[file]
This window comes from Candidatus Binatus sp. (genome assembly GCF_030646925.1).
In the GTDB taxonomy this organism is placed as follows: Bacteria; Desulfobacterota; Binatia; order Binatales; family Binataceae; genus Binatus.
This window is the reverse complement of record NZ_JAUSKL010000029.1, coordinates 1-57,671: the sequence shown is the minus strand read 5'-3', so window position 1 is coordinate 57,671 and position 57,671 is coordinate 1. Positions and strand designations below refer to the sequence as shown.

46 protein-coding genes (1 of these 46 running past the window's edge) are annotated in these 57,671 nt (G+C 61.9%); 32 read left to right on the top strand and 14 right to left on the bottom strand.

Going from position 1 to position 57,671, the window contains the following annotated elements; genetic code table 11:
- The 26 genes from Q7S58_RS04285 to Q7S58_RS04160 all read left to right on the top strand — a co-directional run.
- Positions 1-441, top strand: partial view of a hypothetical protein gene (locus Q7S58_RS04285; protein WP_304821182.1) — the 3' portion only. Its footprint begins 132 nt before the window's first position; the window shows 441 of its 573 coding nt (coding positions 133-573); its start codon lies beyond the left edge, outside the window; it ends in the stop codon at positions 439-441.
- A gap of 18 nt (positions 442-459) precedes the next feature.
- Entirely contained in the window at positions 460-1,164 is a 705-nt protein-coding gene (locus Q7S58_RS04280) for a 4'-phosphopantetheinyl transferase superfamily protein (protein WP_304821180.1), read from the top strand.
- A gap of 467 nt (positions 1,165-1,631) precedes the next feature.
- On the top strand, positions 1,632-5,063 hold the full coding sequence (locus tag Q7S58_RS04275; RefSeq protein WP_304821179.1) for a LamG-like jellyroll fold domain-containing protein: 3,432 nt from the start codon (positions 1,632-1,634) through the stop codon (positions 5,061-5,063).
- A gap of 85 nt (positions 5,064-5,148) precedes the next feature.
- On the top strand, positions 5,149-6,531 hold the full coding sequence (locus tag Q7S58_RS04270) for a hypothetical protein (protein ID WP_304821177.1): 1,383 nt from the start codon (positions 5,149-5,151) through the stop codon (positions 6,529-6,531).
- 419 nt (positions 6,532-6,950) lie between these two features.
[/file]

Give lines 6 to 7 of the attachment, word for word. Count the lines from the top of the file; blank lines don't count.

- The 26 genes from Q7S58_RS04285 to Q7S58_RS04160 all read left to right on the top strand — a co-directional run.
- Positions 1-441, top strand: partial view of a hypothetical protein gene (locus Q7S58_RS04285; protein WP_304821182.1) — the 3' portion only. Its footprint begins 132 nt before the window's first position; the window shows 441 of its 573 coding nt (coding positions 133-573); its start codon lies beyond the left edge, outside the window; it ends in the stop codon at positions 439-441.